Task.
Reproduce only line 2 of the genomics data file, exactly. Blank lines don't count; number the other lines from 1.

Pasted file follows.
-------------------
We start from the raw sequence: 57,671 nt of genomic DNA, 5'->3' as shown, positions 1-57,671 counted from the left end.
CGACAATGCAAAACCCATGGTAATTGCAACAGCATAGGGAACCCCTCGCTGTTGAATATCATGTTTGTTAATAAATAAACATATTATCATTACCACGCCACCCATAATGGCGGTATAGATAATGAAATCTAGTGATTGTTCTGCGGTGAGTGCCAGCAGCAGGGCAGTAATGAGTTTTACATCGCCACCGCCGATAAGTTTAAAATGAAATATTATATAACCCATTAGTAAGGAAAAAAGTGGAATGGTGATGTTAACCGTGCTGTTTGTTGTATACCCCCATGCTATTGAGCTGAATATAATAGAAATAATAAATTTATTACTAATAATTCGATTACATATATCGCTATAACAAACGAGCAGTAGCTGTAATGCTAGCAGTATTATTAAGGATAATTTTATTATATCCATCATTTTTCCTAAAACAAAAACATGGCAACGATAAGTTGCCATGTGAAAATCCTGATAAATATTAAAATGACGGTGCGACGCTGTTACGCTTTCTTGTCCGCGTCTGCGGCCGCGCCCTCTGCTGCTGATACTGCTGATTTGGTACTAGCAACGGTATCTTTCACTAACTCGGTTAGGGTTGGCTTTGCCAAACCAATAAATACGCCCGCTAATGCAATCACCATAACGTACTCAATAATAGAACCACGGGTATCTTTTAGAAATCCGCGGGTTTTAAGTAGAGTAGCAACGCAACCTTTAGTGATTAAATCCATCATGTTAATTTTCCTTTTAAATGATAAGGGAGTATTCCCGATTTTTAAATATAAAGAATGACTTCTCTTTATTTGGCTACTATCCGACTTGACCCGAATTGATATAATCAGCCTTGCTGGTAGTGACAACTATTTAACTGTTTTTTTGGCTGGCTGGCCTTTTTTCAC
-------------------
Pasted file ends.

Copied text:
CGACAATGCAAAACCCATGGTAATTGCAACAGCATAGGGAACCCCTCGCTGTTGAATATCATGTTTGTTAATAAATAAACATATTATCATTACCACGCCACCCATAATGGCGGTATAGATAATGAAATCTAGTGATTGTTCTGCGGTGAGTGCCAGCAGCAGGGCAGTAATGAGTTTTACATCGCCACCGCCGATAAGTTTAAAATGAAATATTATATAACCCATTAGTAAGGAAAAAAGTGGAATGGTGATGTTAACCGTGCTGTTTGTTGTATACCCCCATGCTATTGAGCTGAATATAATAGAAATAATAAATTTATTACTAATAATTCGATTACATATATCGCTATAACAAACGAGCAGTAGCTGTAATGCTAGCAGTATTATTAAGGATAATTTTATTATATCCATCATTTTTCCTAAAACAAAAACATGGCAACGATAAGTTGCCATGTGAAAATCCTGATAAATATTAAAATGACGGTGCGACGCTGTTACGCTTTCTTGTCCGCGTCTGCGGCCGCGCCCTCTGCTGCTGATACTGCTGATTTGGTACTAGCAACGGTATCTTTCACTAACTCGGTTAGGGTTGGCTTTGCCAAACCAATAAATACGCCCGCTAATGCAATCACCATAACGTACTCAATAATAGAACCACGGGTATCTTTTAGAAATCCGCGGGTTTTAAGTAGAGTAGCAACGCAACCTTTAGTGATTAAATCCATCATGTTAATTTTCCTTTTAAATGATAAGGGAGTATTCCCGATTTTTAAATATAAAGAATGACTTCTCTTTATTTGGCTACTATCCGACTTGACCCGAATTGATATAATCAGCCTTGCTGGTAGTGACAACTATTTAACTGTTTTTTTGGCTGGCTGGCCTTTTTTCAC